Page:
Democratic lawmakers allege abuse in federal contracting
- By Alice Lipowicz
- Jun 19, 2006
The Bush administration is on a federal procurement binge, fueled by increasing mismanagement and corruption in such contracts, Democrats on the House Committee on Government Reform allege in a new report
The nation's largest federal contractor, Lockheed Martin Corp., was paid $25 billion by the government in 2005?an amount larger than the budgets of the departments of Commerce and the Interior, the Small Business Administration and Congress combined, the report states.
The top five federal contractors?Lockheed Martin, Boeing Co., Northrop Grumman Corp. Raytheon Co. and General Dynamics Corp.?received a total of $80 billion in 2005, which is 21 percent of all federal contract dollars, the report stated.
The fastest growing federal contractor between 2000 and 2005 was Halliburton Co., whose procurement revenues increased from $763 million in 2000 to nearly $6 billion in 2005.
Overall federal procurement spending has risen 86 percent from 2000 to 2005, to $378 billion annually, the report said. The 101-page report was prepared at the request of Rep. Henry Waxman (D-Calif.), senior Democrat on the committee.
"Under President Bush, the federal government is now spending nearly 40 cents of every discretionary dollar on contracts with private companies?a record level," the report states. Federal contracts have become the fastest-growing component of federal discretionary spending.
Furthermore, mismanagement in federal contracting is widespread, with increases in noncompetitive contracting, inadequate oversight, abuse of contracting flexibility and poor contract planning, the report states. For example, noncompetitive and sole source awards more than doubled, going from $68 billion to $145 billion from 2000 to 2005.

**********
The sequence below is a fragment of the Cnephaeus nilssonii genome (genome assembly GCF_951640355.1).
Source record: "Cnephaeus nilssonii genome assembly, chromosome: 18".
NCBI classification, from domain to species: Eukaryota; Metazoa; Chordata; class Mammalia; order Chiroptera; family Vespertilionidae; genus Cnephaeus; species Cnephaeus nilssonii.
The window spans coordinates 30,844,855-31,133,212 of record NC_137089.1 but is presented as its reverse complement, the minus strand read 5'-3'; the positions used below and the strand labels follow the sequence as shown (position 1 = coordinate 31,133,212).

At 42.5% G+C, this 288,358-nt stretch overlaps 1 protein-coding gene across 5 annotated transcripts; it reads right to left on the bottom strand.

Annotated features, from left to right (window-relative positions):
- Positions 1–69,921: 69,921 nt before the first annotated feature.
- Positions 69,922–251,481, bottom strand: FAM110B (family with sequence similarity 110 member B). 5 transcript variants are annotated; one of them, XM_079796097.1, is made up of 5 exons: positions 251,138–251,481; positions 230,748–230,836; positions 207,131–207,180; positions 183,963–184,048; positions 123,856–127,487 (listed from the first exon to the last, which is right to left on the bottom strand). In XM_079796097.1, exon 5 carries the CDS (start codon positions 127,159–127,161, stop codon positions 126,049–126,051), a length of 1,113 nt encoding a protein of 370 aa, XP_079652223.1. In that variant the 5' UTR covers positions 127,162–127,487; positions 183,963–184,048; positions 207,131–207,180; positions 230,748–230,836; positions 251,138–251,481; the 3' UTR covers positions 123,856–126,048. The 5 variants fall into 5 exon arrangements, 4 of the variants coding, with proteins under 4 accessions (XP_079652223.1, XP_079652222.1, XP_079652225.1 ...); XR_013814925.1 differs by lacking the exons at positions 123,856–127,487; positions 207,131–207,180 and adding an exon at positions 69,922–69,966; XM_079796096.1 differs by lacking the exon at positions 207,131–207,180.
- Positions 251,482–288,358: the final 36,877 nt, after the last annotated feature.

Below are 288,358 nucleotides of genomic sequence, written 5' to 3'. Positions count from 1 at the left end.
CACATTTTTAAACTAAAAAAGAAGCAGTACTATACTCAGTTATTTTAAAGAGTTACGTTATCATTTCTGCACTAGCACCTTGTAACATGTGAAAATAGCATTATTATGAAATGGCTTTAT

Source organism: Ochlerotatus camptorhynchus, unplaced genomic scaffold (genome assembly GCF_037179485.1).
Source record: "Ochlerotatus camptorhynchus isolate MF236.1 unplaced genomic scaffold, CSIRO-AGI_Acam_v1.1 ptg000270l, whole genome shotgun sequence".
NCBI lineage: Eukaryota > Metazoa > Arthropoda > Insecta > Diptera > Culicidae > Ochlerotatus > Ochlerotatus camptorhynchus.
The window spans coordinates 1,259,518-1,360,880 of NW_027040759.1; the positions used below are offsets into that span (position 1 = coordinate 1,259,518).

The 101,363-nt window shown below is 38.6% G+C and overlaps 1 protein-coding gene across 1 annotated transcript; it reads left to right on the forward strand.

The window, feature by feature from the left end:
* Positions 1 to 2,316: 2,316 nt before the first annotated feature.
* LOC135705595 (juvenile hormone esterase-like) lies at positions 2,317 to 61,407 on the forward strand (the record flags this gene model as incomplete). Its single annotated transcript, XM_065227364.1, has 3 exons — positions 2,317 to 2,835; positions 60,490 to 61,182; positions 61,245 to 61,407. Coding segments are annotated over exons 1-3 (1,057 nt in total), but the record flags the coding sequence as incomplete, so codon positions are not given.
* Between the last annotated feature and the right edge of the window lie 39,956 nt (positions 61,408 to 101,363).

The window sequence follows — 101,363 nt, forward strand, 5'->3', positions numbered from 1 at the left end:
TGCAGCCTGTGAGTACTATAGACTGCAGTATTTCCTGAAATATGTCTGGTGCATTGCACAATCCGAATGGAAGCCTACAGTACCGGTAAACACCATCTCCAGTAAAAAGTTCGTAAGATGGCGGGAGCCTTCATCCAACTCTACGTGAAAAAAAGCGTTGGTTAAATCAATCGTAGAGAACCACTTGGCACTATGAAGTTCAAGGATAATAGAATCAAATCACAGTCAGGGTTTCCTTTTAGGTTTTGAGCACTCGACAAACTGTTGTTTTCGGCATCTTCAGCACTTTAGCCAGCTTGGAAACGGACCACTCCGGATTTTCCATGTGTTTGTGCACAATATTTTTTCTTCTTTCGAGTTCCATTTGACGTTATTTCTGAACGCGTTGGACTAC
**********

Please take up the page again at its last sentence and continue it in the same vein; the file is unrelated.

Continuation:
The report identifies 118 contracts collectively worth $746 billion that have experienced significant overcharges, wasteful spending and management. It also outlines problems identified in major contracts related to Pentagon programs, the Iraq war, Homeland Security and Hurricane Katrina.
Among the largest of these alleged wasteful contracts listed in the report are $10 billion to Accenture Ltd. and partners for the U.S. Visitor and Immigrant Status Technology; $292 million to Aegis Defence Services Ltd., for Iraq reconstruction services; and $40 million to Akima Site Operations LLC for portable classrooms for post-Katrina Mississippi classrooms.
Alice Lipowicz is a staff writer covering government 2.0, homeland security and other IT policies for Federal Computer Week.